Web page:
One unknown variable is where governments will direct spending over the recovery.

In the U.S., the Trump administration is working to offer financial assistance via loans to distressed oil and gas companies, among other tools to help the struggling industry. Proposals to include clean energy and other environmental measures in stimulus relief funding were shot down by the Republican-controlled Senate. In the European Union, the €1 trillion Green Deal climate package, crafted before the COVID-19 outbreak, is now being touted as a critical part of economic recovery.

In his conversation with S&P, Birol emphasized that governments have to balance energy policies with those that mitigate the global downturn. “It is very important people around the world don’t think that pushing clean energy transitions is at the cost of a slower recovery or putting the money in the wrong place,” Birol said. “I think it is important that those policy suggestions gain broad political and public support.”

An April 19 online survey of registered voters conducted by Climate Nexus, a communications group focused on highlighting clean energy solutions and the impacts of climate change, found that when it comes to stimulus funding, 75% of respondents want their state to prioritize the “clean energy industry” over the “fossil fuel industry.” The same survey found 67% of voters strongly or somewhat supported providing financial bailouts to renewable energy companies while just 44% and 39% felt the same way about the coal sector and the oil and gas sector, respectively.

Bill McKibben, co-founder and leader of climate conservation group 350.org, said he thinks renewable energy and economic recovery go hand in hand.

“It’s crazy to be predicating the recovery of this economy on technologies that clearly are not the ones we’re going to need to rely on going forward,” he said in an interview. “We have to reset things for lots of reasons, and that provides us with an opportunity to speed up a transition that everyone knows we have to make.”

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Another unknown variable will be what the oil and gas recovery looks like. If demand comes quickly after a prolonged downturn, some parts of the oil and gas industry may be better positioned than others.

“One of the geologically strange things about shale … is that you can stop drilling now in the United States onshore for a year, two years, three years, and then if you change your mind because the oil is needed, and you can amass the capital and some personnel, you can drill again, and you don’t ever have to worry about the so-called reservoir condition,” Jaffe said.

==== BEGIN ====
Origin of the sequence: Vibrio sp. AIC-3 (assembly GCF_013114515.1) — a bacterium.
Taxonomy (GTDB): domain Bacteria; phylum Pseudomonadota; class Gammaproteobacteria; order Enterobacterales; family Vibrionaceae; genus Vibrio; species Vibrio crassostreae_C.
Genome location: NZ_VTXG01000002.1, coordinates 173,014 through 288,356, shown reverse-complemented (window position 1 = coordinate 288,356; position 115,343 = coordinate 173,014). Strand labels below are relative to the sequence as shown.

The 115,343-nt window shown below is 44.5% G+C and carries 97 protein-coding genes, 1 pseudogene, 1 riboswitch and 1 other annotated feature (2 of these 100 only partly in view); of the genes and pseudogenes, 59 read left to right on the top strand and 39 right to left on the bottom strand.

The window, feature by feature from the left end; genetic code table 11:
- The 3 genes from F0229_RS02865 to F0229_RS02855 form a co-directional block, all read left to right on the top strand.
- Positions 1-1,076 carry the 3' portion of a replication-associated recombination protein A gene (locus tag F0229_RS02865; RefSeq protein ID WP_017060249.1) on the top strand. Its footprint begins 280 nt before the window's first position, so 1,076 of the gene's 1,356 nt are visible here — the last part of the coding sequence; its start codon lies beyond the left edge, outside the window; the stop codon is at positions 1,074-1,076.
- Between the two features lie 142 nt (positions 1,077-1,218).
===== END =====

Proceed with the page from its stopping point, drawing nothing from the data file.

That is not the case for countries like Venezuela and Iraq, which are dominated by more conventional plays that could require billions of dollars to restart damaged fields, she noted.

Still, American independent producers recognize that regaining investors’ confidence will not be easy given how companies have mismanaged balance sheets in recent years.

“Our industry has created such economic waste that nobody will buy our stocks or own our stocks,” Pioneer Natural Resources Co. President and CEO Scott Sheffield told Texas regulators as he pushed for production limits in Texas in April. “Nobody wants to give us capital because we all destroyed capital and created economic waste.”

The solution for some oil companies could be a pivot to taking on more renewable energy projects, another step toward speeding the energy transition.

Supermajor Royal Dutch Shell PLC, for one, will not be abandoning its long-term focus on transitioning from more traditional energy markets to operating assets with a lower carbon intensity due to the short-term challenges presented by COVID-19, according to CEO Ben Van Beurden.

“[Oil] demand will come down massively,” he said during the company’s April 30 earnings conference call. “Who knows, actually, where the viability of our assets will go?”